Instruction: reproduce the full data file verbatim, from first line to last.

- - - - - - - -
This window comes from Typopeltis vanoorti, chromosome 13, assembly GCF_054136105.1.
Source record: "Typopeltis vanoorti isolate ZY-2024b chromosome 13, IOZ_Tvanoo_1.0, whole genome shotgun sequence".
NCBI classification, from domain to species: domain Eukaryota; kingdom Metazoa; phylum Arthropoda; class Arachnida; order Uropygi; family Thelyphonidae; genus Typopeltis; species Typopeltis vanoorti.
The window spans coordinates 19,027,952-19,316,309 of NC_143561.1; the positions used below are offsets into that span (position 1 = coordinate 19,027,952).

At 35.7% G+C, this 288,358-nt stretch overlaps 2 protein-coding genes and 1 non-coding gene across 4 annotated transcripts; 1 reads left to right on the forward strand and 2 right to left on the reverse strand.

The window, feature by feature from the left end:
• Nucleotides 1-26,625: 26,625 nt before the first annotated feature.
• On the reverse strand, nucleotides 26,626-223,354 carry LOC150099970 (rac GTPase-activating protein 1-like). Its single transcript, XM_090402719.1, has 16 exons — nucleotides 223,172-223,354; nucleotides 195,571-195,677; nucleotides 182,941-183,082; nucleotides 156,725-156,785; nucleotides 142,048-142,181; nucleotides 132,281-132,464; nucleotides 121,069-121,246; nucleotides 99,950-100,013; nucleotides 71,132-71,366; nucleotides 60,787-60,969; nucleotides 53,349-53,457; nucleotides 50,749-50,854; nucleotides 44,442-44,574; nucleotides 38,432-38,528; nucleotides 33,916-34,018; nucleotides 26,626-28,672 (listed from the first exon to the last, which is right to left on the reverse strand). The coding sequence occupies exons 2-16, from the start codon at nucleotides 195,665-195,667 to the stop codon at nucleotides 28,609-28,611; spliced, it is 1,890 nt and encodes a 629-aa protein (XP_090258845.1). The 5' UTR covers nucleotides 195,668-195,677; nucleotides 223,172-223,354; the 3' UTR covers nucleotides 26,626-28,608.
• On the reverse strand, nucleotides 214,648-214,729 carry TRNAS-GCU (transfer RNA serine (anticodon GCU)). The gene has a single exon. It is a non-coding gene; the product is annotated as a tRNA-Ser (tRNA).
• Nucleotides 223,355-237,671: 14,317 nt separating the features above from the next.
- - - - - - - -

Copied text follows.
This window comes from Typopeltis vanoorti, chromosome 13, assembly GCF_054136105.1.
Source record: "Typopeltis vanoorti isolate ZY-2024b chromosome 13, IOZ_Tvanoo_1.0, whole genome shotgun sequence".
NCBI classification, from domain to species: domain Eukaryota; kingdom Metazoa; phylum Arthropoda; class Arachnida; order Uropygi; family Thelyphonidae; genus Typopeltis; species Typopeltis vanoorti.
The window spans coordinates 19,027,952-19,316,309 of NC_143561.1; the positions used below are offsets into that span (position 1 = coordinate 19,027,952).

At 35.7% G+C, this 288,358-nt stretch overlaps 2 protein-coding genes and 1 non-coding gene across 4 annotated transcripts; 1 reads left to right on the forward strand and 2 right to left on the reverse strand.

The window, feature by feature from the left end:
• Nucleotides 1-26,625: 26,625 nt before the first annotated feature.
• On the reverse strand, nucleotides 26,626-223,354 carry LOC150099970 (rac GTPase-activating protein 1-like). Its single transcript, XM_090402719.1, has 16 exons — nucleotides 223,172-223,354; nucleotides 195,571-195,677; nucleotides 182,941-183,082; nucleotides 156,725-156,785; nucleotides 142,048-142,181; nucleotides 132,281-132,464; nucleotides 121,069-121,246; nucleotides 99,950-100,013; nucleotides 71,132-71,366; nucleotides 60,787-60,969; nucleotides 53,349-53,457; nucleotides 50,749-50,854; nucleotides 44,442-44,574; nucleotides 38,432-38,528; nucleotides 33,916-34,018; nucleotides 26,626-28,672 (listed from the first exon to the last, which is right to left on the reverse strand). The coding sequence occupies exons 2-16, from the start codon at nucleotides 195,665-195,667 to the stop codon at nucleotides 28,609-28,611; spliced, it is 1,890 nt and encodes a 629-aa protein (XP_090258845.1). The 5' UTR covers nucleotides 195,668-195,677; nucleotides 223,172-223,354; the 3' UTR covers nucleotides 26,626-28,608.
• On the reverse strand, nucleotides 214,648-214,729 carry TRNAS-GCU (transfer RNA serine (anticodon GCU)). The gene has a single exon. It is a non-coding gene; the product is annotated as a tRNA-Ser (tRNA).
• Nucleotides 223,355-237,671: 14,317 nt separating the features above from the next.